Cyprus asks Russia to use its clout with Turkey in natural gas row
Nicosia’s call to Putin, considered close to Erdogan, is possibly the most tangible sign yet of concern that tensions could get out of hand
NICOSIA: Cyprus appealed to Russia on Thursday to help defuse tensions with Turkey over natural gas exploration in the eastern Mediterranean, a long-simmering row over jurisdiction in the energy-rich area.
A Turkish seismic vessel, the Barbaros Hayreddin Pasa, sailed into waters off Cyprus earlier this week. Last week, Greece protested plans by Turkey to send another vessel, the Oruc Reis, to an area between Cyprus and the Greek island of Crete.. Turkey put off that project pending talks with Greece.
In a telephone call with Russian President Vladimir Putin on Thursday, Cypriot President Nicos Anastasiades asked “for the intervention of the Russian president to Turkey, for Turkey to be convinced to cease its illegal actions,” Cypriot government spokesman Kyriakos Koushios said in a written statement.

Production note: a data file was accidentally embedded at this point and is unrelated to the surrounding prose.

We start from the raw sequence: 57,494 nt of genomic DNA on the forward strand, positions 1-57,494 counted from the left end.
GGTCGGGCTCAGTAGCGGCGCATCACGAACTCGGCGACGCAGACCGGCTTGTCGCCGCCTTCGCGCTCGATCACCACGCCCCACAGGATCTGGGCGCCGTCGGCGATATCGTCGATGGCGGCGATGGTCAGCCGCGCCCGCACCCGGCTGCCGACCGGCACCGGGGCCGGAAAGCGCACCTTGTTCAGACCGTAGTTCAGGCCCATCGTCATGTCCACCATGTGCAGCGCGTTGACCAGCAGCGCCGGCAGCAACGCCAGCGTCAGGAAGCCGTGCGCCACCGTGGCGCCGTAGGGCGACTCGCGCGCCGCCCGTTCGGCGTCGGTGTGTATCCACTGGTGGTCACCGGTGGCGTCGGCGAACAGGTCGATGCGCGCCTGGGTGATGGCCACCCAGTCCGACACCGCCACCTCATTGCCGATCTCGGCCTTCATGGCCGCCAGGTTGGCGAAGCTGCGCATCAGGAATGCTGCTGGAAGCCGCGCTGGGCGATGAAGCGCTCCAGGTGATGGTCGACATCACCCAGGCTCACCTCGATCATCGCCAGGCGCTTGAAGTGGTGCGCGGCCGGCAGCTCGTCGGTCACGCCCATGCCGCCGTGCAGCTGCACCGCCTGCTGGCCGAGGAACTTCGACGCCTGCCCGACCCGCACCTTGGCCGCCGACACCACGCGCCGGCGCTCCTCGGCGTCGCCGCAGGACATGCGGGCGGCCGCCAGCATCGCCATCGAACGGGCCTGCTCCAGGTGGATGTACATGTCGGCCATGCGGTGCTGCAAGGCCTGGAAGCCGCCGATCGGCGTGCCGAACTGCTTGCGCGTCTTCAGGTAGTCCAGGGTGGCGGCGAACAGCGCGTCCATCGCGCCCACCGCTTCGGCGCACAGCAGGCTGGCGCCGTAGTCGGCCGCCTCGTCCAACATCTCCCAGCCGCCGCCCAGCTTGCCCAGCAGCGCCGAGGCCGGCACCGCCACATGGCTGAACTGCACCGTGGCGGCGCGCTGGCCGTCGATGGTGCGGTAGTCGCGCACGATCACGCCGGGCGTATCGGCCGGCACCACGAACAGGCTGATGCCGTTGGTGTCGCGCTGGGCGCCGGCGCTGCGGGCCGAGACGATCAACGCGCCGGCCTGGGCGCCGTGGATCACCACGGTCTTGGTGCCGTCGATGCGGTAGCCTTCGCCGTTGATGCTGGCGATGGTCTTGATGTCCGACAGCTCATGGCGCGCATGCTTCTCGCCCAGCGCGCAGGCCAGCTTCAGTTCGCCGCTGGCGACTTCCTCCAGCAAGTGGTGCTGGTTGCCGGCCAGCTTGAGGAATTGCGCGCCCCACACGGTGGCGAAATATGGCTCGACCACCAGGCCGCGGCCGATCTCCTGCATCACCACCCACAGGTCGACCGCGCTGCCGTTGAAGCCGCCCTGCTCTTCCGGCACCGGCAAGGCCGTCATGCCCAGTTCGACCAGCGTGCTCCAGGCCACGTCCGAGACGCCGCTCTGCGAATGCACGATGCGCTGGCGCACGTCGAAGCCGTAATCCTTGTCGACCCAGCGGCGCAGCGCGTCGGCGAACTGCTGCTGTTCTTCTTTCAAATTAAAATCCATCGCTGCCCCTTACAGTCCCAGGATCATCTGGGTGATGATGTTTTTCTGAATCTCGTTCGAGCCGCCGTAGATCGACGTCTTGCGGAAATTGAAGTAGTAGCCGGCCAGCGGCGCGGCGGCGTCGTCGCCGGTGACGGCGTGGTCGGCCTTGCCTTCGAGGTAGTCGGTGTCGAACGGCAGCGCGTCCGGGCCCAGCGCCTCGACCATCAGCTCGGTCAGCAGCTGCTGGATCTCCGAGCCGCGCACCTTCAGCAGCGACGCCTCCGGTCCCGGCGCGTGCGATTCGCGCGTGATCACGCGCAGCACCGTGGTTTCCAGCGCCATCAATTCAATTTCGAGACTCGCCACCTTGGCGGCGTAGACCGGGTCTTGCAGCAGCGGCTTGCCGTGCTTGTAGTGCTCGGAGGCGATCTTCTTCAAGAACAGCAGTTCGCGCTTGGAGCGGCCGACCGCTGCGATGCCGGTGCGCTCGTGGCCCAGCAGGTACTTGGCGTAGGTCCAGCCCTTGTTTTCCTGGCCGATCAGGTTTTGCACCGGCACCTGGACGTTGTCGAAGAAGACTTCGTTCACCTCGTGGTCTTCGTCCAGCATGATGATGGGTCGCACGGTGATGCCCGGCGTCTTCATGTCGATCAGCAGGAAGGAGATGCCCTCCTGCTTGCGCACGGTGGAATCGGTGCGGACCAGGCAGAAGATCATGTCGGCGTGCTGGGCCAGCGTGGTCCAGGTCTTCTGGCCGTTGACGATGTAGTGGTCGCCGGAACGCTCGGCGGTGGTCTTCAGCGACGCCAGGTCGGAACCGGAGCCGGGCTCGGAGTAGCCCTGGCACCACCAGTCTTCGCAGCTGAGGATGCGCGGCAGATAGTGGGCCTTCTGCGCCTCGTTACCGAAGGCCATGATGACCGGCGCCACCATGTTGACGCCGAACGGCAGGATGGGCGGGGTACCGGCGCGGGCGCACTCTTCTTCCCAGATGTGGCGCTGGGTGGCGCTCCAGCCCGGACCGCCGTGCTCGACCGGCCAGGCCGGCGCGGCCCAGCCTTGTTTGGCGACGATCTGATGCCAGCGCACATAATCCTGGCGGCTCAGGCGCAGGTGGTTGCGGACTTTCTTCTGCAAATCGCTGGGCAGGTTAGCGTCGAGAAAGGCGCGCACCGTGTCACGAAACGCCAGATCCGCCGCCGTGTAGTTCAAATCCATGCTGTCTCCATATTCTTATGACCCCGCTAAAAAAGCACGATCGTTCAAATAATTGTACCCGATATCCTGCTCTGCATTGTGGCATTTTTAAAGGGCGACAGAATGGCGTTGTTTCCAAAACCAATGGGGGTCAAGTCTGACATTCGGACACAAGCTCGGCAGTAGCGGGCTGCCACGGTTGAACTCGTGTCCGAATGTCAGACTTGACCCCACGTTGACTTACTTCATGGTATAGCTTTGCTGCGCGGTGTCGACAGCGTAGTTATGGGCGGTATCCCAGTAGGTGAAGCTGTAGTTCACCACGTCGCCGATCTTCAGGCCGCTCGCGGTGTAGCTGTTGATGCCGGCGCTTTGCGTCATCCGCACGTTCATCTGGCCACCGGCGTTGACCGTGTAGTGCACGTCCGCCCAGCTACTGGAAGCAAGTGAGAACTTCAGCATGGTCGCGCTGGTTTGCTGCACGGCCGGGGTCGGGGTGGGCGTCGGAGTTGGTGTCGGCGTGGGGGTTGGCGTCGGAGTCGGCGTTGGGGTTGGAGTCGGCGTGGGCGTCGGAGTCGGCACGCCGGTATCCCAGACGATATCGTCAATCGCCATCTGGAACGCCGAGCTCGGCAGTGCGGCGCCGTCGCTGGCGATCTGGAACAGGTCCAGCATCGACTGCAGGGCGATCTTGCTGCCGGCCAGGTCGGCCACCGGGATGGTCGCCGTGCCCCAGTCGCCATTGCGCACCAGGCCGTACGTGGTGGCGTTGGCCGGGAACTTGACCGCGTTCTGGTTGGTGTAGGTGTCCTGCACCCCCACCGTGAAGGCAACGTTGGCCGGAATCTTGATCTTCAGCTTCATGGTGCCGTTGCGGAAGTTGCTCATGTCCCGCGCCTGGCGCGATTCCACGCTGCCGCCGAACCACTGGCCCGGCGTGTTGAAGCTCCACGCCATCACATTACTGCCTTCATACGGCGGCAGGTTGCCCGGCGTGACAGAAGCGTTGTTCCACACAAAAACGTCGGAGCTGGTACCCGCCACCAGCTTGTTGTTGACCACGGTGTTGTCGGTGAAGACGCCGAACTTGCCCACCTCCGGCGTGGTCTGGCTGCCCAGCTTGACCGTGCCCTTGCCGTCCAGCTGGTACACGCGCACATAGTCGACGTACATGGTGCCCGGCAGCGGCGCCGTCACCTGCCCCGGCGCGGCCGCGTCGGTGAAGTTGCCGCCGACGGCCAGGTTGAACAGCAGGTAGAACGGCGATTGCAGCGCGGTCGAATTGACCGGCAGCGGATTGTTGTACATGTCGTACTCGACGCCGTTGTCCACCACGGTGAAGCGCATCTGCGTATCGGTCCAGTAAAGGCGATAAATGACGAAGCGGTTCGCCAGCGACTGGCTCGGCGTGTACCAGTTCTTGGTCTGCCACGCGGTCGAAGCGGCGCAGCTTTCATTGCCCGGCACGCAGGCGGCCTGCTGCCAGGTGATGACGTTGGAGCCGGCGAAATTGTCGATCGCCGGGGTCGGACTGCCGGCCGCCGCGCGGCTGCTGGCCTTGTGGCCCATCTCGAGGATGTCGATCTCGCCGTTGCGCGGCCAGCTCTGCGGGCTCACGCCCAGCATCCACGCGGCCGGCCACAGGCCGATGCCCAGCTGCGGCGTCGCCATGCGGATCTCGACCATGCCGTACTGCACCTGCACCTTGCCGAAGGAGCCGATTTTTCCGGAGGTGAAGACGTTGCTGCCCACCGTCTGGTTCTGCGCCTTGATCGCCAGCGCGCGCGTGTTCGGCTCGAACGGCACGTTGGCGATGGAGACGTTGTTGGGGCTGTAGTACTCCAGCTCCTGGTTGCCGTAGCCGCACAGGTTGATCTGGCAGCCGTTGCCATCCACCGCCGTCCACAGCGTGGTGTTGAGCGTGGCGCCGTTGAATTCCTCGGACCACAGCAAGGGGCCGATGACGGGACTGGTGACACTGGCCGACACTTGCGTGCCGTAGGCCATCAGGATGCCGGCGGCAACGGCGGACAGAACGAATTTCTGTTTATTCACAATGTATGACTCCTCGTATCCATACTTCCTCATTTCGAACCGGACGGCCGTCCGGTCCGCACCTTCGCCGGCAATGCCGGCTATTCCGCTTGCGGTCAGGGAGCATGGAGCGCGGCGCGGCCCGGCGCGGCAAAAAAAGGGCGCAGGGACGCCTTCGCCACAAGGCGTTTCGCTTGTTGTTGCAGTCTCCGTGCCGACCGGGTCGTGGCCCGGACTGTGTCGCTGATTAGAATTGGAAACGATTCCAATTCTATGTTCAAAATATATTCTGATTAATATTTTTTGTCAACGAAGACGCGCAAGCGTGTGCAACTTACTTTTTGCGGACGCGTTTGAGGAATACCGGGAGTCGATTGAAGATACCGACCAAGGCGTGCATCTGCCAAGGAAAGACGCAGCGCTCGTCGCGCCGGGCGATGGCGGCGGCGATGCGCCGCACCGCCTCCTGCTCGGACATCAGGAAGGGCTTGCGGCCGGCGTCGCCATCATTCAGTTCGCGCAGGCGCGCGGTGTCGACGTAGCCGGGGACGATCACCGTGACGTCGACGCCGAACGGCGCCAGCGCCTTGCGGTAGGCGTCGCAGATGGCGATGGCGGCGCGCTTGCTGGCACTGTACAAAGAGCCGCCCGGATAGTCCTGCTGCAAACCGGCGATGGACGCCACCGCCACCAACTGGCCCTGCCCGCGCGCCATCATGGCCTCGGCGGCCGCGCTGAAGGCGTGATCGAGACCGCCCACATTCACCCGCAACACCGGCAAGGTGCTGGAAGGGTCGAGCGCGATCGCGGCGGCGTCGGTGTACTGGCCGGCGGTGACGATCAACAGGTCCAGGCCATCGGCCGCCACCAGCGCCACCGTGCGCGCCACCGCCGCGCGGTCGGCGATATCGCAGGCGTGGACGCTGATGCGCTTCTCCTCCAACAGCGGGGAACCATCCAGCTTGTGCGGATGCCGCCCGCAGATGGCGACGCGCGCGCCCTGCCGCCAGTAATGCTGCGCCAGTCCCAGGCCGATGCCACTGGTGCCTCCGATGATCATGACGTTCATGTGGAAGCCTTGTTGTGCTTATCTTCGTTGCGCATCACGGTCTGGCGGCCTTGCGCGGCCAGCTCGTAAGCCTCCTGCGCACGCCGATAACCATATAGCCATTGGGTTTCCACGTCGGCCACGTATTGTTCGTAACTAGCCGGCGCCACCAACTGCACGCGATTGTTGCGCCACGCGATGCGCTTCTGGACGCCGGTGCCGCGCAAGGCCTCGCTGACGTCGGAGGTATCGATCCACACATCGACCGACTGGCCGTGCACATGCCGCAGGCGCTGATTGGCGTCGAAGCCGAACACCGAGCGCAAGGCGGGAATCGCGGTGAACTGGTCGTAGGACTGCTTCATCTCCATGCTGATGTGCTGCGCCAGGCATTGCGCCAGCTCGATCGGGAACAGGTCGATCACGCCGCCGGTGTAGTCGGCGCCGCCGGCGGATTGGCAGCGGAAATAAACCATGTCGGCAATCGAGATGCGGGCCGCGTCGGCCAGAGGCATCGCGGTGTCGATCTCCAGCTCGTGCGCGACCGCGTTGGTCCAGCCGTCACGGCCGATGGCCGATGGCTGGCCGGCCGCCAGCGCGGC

“The Russian president … promised to intervene towards [Turkish President Tayyip] Erdogan to de-escalate the crisis, but also for involvement in a creative dialogue to solve the Cyprus problem,” Koushios said. Putin, he said, was “gravely concerned’ at the situation.
European Union members Greece and Cyprus are at odds with Turkey over overlapping claims to offshore hydrocarbon reserves. Nicosia’s call to Putin, considered close to Erdogan, is possibly the most tangible sign yet of concern that tensions could get out of hand.
Relations between Turkey and Greece dipped to a new low last week after Turkey’s navy issued an advisory for seismic surveys — normally a precursor to hydrocarbons research — in waters the Greeks said was theirs. The two countries disagree on the limits of their respective continental shelves.
Erdogan had requested any operations be put on hold as a constructive approach to negotiations with Greece. But Turkish Defence Minister Hulusi Akar said Turkey had the right to carry out energy exploration in the eastern Mediterranean.
“Carrying out exploratory work to benefit from the resources in marine areas under the authority of Turkey and (northern Cypriot) licensed areas … is our right and we will definitely exercise it,” he said.
While Greece said Turkey had taken a positive step by putting off plans for surveys between Cyprus and Greece, it said it was concerned operations around Cyprus had not ceased.